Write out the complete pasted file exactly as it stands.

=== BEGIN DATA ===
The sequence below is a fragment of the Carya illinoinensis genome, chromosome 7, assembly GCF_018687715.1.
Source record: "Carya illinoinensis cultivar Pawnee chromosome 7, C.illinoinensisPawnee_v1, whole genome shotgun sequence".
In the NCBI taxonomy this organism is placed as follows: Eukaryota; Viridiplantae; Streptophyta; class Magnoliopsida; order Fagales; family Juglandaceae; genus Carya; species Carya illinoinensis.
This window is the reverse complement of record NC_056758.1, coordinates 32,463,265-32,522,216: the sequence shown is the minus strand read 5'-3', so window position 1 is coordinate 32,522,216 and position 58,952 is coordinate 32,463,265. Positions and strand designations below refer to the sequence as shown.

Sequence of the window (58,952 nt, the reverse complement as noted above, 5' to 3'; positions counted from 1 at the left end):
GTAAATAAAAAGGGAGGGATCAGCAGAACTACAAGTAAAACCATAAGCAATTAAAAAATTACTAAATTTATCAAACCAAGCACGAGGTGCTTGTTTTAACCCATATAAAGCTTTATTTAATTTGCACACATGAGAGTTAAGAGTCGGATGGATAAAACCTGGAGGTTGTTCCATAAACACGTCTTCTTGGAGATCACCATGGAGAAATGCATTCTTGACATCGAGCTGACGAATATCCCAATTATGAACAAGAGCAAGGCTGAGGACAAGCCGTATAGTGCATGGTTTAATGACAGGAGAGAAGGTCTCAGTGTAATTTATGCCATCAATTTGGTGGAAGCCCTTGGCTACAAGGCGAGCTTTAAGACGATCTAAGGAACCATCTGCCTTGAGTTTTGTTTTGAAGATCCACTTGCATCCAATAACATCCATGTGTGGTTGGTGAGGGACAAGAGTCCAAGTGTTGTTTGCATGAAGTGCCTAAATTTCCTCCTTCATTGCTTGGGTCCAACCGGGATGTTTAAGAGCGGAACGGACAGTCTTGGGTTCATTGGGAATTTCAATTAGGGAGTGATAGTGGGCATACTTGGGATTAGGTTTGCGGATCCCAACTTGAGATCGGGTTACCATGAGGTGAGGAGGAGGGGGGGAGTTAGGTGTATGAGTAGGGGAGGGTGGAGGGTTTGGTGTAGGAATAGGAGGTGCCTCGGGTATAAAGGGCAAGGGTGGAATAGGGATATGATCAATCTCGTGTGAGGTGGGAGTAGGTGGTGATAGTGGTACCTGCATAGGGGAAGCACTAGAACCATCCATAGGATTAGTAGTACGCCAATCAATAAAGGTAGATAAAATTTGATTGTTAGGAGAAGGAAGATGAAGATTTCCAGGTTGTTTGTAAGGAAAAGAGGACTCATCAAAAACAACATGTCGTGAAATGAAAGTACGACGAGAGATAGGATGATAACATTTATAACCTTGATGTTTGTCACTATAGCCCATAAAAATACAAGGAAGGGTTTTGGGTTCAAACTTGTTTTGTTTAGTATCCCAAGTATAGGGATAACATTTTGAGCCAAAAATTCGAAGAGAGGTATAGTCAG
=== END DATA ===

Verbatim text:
The sequence below is a fragment of the Carya illinoinensis genome, chromosome 7, assembly GCF_018687715.1.
Source record: "Carya illinoinensis cultivar Pawnee chromosome 7, C.illinoinensisPawnee_v1, whole genome shotgun sequence".
In the NCBI taxonomy this organism is placed as follows: Eukaryota; Viridiplantae; Streptophyta; class Magnoliopsida; order Fagales; family Juglandaceae; genus Carya; species Carya illinoinensis.
This window is the reverse complement of record NC_056758.1, coordinates 32,463,265-32,522,216: the sequence shown is the minus strand read 5'-3', so window position 1 is coordinate 32,522,216 and position 58,952 is coordinate 32,463,265. Positions and strand designations below refer to the sequence as shown.

Sequence of the window (58,952 nt, the reverse complement as noted above, 5' to 3'; positions counted from 1 at the left end):
GTAAATAAAAAGGGAGGGATCAGCAGAACTACAAGTAAAACCATAAGCAATTAAAAAATTACTAAATTTATCAAACCAAGCACGAGGTGCTTGTTTTAACCCATATAAAGCTTTATTTAATTTGCACACATGAGAGTTAAGAGTCGGATGGATAAAACCTGGAGGTTGTTCCATAAACACGTCTTCTTGGAGATCACCATGGAGAAATGCATTCTTGACATCGAGCTGACGAATATCCCAATTATGAACAAGAGCAAGGCTGAGGACAAGCCGTATAGTGCATGGTTTAATGACAGGAGAGAAGGTCTCAGTGTAATTTATGCCATCAATTTGGTGGAAGCCCTTGGCTACAAGGCGAGCTTTAAGACGATCTAAGGAACCATCTGCCTTGAGTTTTGTTTTGAAGATCCACTTGCATCCAATAACATCCATGTGTGGTTGGTGAGGGACAAGAGTCCAAGTGTTGTTTGCATGAAGTGCCTAAATTTCCTCCTTCATTGCTTGGGTCCAACCGGGATGTTTAAGAGCGGAACGGACAGTCTTGGGTTCATTGGGAATTTCAATTAGGGAGTGATAGTGGGCATACTTGGGATTAGGTTTGCGGATCCCAACTTGAGATCGGGTTACCATGAGGTGAGGAGGAGGGGGGGAGTTAGGTGTATGAGTAGGGGAGGGTGGAGGGTTTGGTGTAGGAATAGGAGGTGCCTCGGGTATAAAGGGCAAGGGTGGAATAGGGATATGATCAATCTCGTGTGAGGTGGGAGTAGGTGGTGATAGTGGTACCTGCATAGGGGAAGCACTAGAACCATCCATAGGATTAGTAGTACGCCAATCAATAAAGGTAGATAAAATTTGATTGTTAGGAGAAGGAAGATGAAGATTTCCAGGTTGTTTGTAAGGAAAAGAGGACTCATCAAAAACAACATGTCGTGAAATGAAAGTACGACGAGAGATAGGATGATAACATTTATAACCTTGATGTTTGTCACTATAGCCCATAAAAATACAAGGAAGGGTTTTGGGTTCAAACTTGTTTTGTTTAGTATCCCAAGTATAGGGATAACATTTTGAGCCAAAAATTCGAAGAGAGGTATAGTCAG